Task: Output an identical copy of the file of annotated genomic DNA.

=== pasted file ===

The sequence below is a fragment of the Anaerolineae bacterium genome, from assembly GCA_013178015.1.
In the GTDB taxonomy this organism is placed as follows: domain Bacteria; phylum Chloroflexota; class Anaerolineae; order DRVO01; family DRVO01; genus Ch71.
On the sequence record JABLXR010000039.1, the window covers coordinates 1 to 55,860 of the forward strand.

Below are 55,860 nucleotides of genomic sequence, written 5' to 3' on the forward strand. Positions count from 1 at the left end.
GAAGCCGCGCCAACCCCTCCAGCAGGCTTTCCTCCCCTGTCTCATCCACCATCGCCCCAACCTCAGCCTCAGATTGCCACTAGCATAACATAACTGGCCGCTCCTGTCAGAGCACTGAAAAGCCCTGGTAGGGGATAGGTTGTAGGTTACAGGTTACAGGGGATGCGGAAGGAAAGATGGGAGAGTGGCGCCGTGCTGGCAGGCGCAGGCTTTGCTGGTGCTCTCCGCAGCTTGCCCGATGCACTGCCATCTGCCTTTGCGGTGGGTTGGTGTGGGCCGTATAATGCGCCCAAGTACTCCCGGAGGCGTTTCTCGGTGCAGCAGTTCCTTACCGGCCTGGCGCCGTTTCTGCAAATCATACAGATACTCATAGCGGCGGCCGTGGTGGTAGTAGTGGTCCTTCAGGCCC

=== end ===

The sequence below is a fragment of the Anaerolineae bacterium genome, from assembly GCA_013178015.1.
In the GTDB taxonomy this organism is placed as follows: domain Bacteria; phylum Chloroflexota; class Anaerolineae; order DRVO01; family DRVO01; genus Ch71.
On the sequence record JABLXR010000039.1, the window covers coordinates 1 to 55,860 of the forward strand.

Below are 55,860 nucleotides of genomic sequence, written 5' to 3' on the forward strand. Positions count from 1 at the left end.
GAAGCCGCGCCAACCCCTCCAGCAGGCTTTCCTCCCCTGTCTCATCCACCATCGCCCCAACCTCAGCCTCAGATTGCCACTAGCATAACATAACTGGCCGCTCCTGTCAGAGCACTGAAAAGCCCTGGTAGGGGATAGGTTGTAGGTTACAGGTTACAGGGGATGCGGAAGGAAAGATGGGAGAGTGGCGCCGTGCTGGCAGGCGCAGGCTTTGCTGGTGCTCTCCGCAGCTTGCCCGATGCACTGCCATCTGCCTTTGCGGTGGGTTGGTGTGGGCCGTATAATGCGCCCAAGTACTCCCGGAGGCGTTTCTCGGTGCAGCAGTTCCTTACCGGCCTGGCGCCGTTTCTGCAAATCATACAGATACTCATAGCGGCGGCCGTGGTGGTAGTAGTGGTCCTTCAGGCCC